The Dog with the Poorly Paw
Deerhounds are the gentle giants of the canine world: despite their size and, to some people, fierce looks (never fathomed that one out!) they are docile, kind and trustworthy.
Sometimes known as Scottish Deerhounds, they are one of the oldest and least changed of breeds. Scenes depicting hunting with dogs almost identical in appearance to them can be found on ancient pottery or manuscripts and because they have never become a ‘fashionable’ breed the excesses of inbreeding for the showring has not occurred.
Deerhounds are not for the faint-hearted!
Similar in bone structure to the greyhound, this is most obvious when the dog is wet and its wiry, long coat clings to its body. Although not as fast on the flat, over difficult ground it can easily outrun them. It is also slightly larger reaching 32” in big males and can weigh up to 50kgs. There is little variation in colour, blue-grey being the most prized but in earlier times there were a variety of colours, now all lost.
the dog with the poorly paw
Tarff, my first deerhound and named after a Scottish loch, proved to be a near disaster. Soon after he arrived and playing in the garden, he knocked his leg. After a moment’s yelping it was forgotten by both him and me until his paw started to turn outwards; he had damaged the leg’s growth plate, resulting in the bones growing at different rates. By the time of his first operation his paw faced backwards; treatment and further operations made it gradually turn again towards the front. It never quite made it and as a result he was instantly recognisable by his 45 degree turned out foot. Once strong and hardened it really made no difference to his mobility.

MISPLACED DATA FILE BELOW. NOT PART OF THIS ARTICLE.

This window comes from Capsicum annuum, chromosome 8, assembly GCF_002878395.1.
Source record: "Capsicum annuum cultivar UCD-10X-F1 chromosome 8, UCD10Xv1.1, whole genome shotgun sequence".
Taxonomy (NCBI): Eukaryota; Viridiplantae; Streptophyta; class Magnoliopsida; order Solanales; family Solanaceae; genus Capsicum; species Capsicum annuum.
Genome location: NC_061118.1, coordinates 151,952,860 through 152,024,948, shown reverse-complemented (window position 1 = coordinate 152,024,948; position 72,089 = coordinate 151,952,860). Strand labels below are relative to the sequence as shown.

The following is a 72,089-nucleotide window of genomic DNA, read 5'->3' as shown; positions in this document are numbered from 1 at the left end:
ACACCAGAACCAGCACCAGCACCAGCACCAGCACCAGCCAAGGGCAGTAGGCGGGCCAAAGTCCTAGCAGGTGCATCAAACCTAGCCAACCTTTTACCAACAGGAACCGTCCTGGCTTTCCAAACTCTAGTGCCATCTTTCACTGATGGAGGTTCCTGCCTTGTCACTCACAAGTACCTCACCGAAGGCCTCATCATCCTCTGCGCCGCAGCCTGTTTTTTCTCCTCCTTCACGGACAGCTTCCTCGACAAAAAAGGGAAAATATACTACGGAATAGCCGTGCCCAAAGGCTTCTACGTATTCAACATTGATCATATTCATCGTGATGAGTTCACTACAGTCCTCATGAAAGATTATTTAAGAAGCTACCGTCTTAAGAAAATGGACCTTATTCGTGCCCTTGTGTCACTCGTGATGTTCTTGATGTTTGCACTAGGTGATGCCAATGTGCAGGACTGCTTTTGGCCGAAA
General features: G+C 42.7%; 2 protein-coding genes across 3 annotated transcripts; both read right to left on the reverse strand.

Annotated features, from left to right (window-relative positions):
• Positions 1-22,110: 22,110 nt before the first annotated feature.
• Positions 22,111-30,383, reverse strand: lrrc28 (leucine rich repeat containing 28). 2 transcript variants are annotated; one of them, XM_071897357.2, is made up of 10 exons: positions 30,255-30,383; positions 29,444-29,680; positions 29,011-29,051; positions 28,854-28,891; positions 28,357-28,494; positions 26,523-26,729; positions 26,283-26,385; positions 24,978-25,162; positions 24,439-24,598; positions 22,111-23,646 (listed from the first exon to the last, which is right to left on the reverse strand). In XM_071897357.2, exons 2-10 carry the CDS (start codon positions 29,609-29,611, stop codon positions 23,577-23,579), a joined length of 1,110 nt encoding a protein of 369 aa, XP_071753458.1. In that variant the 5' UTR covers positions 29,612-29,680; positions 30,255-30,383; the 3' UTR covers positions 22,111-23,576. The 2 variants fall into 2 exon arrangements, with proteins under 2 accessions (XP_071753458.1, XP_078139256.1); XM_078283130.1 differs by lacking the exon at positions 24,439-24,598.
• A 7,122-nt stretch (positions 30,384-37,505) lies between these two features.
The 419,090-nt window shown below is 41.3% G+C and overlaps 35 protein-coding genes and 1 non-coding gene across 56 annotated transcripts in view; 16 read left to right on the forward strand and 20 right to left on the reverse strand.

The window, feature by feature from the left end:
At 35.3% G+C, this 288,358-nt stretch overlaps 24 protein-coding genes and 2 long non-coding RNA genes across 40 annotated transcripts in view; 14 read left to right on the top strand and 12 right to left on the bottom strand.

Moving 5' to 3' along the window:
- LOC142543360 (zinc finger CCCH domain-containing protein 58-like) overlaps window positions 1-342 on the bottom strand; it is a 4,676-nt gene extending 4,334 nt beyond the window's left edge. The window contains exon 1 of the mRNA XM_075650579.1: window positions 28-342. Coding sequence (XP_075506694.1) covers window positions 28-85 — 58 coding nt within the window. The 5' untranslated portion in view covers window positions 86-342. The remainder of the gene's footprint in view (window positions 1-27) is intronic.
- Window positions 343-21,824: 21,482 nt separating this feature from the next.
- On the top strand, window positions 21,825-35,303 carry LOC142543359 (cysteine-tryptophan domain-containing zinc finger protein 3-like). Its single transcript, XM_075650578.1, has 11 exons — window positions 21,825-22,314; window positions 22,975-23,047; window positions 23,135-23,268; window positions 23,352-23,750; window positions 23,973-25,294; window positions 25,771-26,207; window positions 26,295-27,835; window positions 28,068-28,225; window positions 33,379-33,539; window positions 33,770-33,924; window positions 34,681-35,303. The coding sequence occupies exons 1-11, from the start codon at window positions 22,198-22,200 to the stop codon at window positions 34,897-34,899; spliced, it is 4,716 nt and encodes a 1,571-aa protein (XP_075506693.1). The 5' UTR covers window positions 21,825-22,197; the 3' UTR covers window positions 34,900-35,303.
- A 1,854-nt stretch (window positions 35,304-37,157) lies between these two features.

Having been told that he was unlikely to survive the operations and during that time was to have no exercise he was spoilt unmercilessly. Proving the pessimists wrong, he became the deerhound from hell – an unruly and totally undisciplined teenager. An uncontrollable dog with the weight, power and speed of a deerhound can be lethal and a rigorous training regime had to start, carried out in short and frequent bursts. He excelled himself and became a great companion for several years.
the 'butter wouldn't melt in my mouth' look
It is always heartbreaking when a much loved pet dies, regardless of its age but sadly, as is common with the other giant breeds, deerhounds are not long lived. Tarff died at just seven years old although others that followed lived to thirteen, a great age for a deerhound.
just twelve weeks old, the 'greyness' comes later
Would I recommend a deerhound? Probably not, despite their many good traits: they are docile, kind and trustworthy and have no agression in them. They are also quite silent which can be an advantage – but not if you are looking for a guard dog. However, they need frequent, although not especially lengthy, excercising and it is essential that they have free running. Being sighthounds, they are great chasers which can be an issue, especially in suburban areas. Mine have all proved to be great pets but I doubt if I shall have more despite having unlimited access to open countryside from the back door. These days I am content to pet other people’s deerhounds assuming the dog allows it for this is another of their odd traits: a deerhound can be aloof at times. It is the one that decides if cuddles are allowed, if not it will pretend you just don’t exist.
UK The Deerhound Club
USA Scottish Deerhound Club of America